With 2012 behind us and a fresh 2013 ahead, it is time again for a short look at this website’s achievements so far, and plans for the future.
I started this blog nearly four years ago, thinking it would be nice to post about a few dozen undocumented features. I had no idea whether this material would be of any use to Matlab users, and I expected the website to be a niche blog at best. In fact, I was not sure that at a rate of one article per week I would have enough content for more than a year or two.
200 posts, 2000 reader comments, and 300K unique visitors later, an admission should now be made that I hugely underestimated the impact that this blog would make. In fact, my pipeline of future articles is now longer than ever (a full year long), and the readership growth appears to quickly approach the physical limit of total Matlab community size.
2012 in review
In 2012, I published 50 articles, including:
- a few posts about integrating 3rd-party Java libraries in Matlab (Waterloo, Groovy, JFreeChart, Java Collections)
- a mini-series about customizations to figure window menus (part1, part2, part3)
- a mini-series about customizations to the built-in Matlab profiler
- a few articles about customizing the Matlab desktop (editor, mlint failures, trapping warnings, Command Window bold text)
- many articles about Matlab’s built-in Java and its usages
- several articles on Matlab’s internal memory (leaks #1, leaks #2, profiling, in-place editing, internal format, preallocation, resizing, optimizations)
- a few articles on compiled (deployed Matlab applications (speed-up, splash window, privacy, disabling menu-items)
- quite a few articles about miscellaneous undocumented Matlab topics:
- last but not least, a few posts dealing with performance, which is one of my favorite topics. In fact you will be reading quite a bit more on this in 2013. This is perhaps the place to announce that I am currently writing my second book on the subject of Matlab Performance Tuning. I hope and expect it to be published later this year, and I will of course inform when it is finally published.
2012 continued the trend in previous years of hosting articles by guest bloggers:
- Malcolm Lidierth wrote about integrating Waterloo and Groovy. Malcolm’s Waterloo mini-series quickly became a super-star in terms of readership, facebook likes, and user comments.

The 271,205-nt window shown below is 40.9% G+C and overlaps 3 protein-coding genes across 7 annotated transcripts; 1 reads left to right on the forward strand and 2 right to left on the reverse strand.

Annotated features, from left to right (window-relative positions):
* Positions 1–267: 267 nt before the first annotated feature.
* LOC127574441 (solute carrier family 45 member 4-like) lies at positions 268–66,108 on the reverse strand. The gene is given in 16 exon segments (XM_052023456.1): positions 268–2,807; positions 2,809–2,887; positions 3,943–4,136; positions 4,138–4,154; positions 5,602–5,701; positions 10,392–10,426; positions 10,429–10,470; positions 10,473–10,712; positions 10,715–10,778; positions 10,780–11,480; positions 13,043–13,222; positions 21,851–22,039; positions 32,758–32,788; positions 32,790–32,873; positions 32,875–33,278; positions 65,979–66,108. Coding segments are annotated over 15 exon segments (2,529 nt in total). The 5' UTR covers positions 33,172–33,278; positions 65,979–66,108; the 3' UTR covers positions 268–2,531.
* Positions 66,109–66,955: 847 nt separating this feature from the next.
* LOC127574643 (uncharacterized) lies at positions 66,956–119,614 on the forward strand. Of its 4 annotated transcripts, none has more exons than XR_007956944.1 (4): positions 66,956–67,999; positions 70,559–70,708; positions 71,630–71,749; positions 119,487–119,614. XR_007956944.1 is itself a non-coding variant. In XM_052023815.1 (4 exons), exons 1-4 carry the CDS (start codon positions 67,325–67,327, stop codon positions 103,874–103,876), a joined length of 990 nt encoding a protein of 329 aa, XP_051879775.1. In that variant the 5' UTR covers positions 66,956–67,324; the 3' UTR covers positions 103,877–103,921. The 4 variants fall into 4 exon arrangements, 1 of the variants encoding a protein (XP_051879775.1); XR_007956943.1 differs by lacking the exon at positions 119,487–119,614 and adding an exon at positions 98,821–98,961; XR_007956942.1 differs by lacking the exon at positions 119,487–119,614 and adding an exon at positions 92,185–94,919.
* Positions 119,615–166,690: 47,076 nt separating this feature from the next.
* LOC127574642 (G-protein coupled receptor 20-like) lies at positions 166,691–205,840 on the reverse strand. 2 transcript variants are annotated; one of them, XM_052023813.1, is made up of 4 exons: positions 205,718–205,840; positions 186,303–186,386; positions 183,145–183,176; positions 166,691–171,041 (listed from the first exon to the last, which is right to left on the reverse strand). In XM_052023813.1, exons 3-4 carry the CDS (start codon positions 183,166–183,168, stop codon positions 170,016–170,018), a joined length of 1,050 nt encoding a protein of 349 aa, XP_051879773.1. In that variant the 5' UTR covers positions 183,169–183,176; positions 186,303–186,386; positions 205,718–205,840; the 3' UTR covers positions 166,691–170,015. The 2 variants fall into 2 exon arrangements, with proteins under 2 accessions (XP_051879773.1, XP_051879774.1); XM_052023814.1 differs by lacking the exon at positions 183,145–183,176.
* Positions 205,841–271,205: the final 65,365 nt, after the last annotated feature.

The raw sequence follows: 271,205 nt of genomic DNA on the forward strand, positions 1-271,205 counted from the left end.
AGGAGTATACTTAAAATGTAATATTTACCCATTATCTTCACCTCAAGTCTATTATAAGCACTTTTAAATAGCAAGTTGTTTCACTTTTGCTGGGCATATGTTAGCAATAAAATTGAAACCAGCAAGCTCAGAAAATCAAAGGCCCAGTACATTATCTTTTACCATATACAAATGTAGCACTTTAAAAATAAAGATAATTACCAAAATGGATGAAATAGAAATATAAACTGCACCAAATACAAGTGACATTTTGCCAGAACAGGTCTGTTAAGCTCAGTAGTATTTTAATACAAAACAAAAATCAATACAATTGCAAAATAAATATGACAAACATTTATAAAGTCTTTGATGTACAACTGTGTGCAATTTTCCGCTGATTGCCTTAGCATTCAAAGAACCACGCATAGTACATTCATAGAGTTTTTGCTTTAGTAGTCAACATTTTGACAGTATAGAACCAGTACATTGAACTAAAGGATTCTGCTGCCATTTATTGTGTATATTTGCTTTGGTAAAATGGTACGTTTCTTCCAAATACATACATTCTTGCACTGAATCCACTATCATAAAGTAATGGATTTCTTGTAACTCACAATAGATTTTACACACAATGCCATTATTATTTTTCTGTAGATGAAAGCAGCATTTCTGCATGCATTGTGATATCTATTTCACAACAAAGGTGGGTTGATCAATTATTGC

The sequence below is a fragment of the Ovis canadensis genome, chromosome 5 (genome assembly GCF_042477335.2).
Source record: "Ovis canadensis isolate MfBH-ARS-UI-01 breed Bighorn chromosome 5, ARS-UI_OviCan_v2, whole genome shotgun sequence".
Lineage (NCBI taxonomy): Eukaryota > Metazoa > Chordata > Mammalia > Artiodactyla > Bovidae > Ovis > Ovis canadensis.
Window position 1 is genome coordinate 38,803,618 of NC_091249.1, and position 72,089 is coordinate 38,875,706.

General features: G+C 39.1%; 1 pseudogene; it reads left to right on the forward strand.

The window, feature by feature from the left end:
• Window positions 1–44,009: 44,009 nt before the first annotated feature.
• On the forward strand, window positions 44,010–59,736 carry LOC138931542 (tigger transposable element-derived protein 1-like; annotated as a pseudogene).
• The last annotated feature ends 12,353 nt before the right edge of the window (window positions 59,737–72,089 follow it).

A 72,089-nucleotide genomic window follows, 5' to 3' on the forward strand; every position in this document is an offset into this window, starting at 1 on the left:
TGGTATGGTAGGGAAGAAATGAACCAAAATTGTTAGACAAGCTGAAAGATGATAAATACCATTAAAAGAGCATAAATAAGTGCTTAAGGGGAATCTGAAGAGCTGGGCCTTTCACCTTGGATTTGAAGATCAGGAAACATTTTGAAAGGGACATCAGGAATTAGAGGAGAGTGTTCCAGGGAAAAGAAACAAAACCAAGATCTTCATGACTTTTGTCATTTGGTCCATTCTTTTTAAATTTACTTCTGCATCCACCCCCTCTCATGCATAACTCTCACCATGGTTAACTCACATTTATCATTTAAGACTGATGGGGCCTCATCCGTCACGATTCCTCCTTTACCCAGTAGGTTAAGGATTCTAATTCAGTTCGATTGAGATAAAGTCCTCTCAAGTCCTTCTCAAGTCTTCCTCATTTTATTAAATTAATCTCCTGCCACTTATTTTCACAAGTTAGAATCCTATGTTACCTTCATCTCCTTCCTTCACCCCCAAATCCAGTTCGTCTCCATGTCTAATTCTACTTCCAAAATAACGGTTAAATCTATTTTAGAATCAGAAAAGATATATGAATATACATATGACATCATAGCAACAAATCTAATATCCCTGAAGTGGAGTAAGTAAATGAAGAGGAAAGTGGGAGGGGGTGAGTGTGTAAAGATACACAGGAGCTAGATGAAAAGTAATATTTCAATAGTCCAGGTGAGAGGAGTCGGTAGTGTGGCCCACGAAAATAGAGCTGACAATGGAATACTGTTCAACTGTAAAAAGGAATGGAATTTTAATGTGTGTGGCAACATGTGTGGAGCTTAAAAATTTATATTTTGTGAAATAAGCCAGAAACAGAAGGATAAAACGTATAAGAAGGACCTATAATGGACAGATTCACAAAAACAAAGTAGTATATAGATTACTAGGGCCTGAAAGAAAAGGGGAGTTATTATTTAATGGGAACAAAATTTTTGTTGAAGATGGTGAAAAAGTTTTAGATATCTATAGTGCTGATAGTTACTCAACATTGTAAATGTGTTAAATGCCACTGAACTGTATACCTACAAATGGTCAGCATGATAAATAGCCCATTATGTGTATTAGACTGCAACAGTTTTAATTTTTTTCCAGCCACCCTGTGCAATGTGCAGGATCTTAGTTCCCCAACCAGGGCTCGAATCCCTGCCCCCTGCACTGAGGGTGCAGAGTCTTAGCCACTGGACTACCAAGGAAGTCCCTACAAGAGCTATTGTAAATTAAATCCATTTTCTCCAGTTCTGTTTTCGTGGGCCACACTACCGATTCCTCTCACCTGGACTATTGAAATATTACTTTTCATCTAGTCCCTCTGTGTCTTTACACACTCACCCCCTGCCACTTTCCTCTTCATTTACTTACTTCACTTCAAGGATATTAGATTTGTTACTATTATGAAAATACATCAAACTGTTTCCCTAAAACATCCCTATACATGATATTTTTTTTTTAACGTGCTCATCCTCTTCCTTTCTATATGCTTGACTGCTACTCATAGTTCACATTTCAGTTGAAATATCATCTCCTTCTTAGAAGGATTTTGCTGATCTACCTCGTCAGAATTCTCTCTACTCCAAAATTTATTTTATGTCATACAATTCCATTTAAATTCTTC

- Donn Shull wrote about extending Java classes using UDD. Donn’s series of UDD articles is one of the website’s most highly searched-for terms.
- Alexander Mering wrote about disabling menu items in deployed applications.
- Jim Hokanson wrote about extending the built-in urlread function.
- Peter Li wrote about the internals of Matlab’s memory and mex in-place editing.
Stats for nerds (and potential advertisers…)
Hopefully there was enough material and diversity in there to satisfy different audiences. Judging by the traffic on the site, this appears to be the case indeed. Interest in this website still grows steadily, continuing the trend from the past years. To date, 305,500 unique readers have read at least one article here (two on average), in over 560,000 different visits, reaching a new peak of over 7000 unique visits (plus over a thousand subscribers) per week just before the December holidays. These figures are nearly double those from last year. RSS and email subscription has also continued their steady growth pace. In the following graph, the traffic dips are due to the annual December holidays and the site-overhaul in 2011. The growth trend is quite evident:
How significant are the absolute numbers?
Well, Matlab reportedly has “more than 1 million” users worldwide. So 305K readers represents about 30% of the total, as an upper bound. Granted, some of those visitors are innocent googlers who happened to stumble across the website and are not Matlab users. But I think we can safely assume that at least half of the visitors, who have visited the website multiple times, are actual Matlab users. Whichever way you look at it, this represents a significant portion of the total Matlab community. Somehow, despite having no investment in marketing, and (naturally) no active support from MathWorks, this website has reached wide-spread community attention. I can’t fully express how happy I am about this. I take it as a resounding community approval, so I intend to continue expanding the site with additional interesting content.
In the past 2 annual perspectives (2011, 2010) I have shown the readership breakup by country and by city. The relative trends that were presented then are still valid. So this time I will display the breakup of the top reader languages, as reported by their browsers. It seems that over two-thirds of you readers speak English (or at least, your browsers do), with German, French and Spanish coming far behind:
Plans for 2013
In 2013 I plan to continue posting about undocumented aspects of Matlab. Specific plans include the much-overdue articles on uiinspect and its close relative checkClass (this is a promise from last year that I failed to deliver, sorry…). I also hope to cross out additional items in my TODO list. Two mini-series that I hope to get around to, are about Matlab-database connectivity and Matlab’s new toolstrip/ribbon.
There will also be more articles by guest bloggers. I am extremely pleased at the growing list of guest bloggers. If you have an idea for an article, please email me (altmany at gmail).
Finally, last year I started presenting Matlab training courses/seminars, a niche that I hope to expand in 2013. I expect that you will hear more about public events, and I will also continue custom training.
Happy 2013 everybody!
– Yair Altman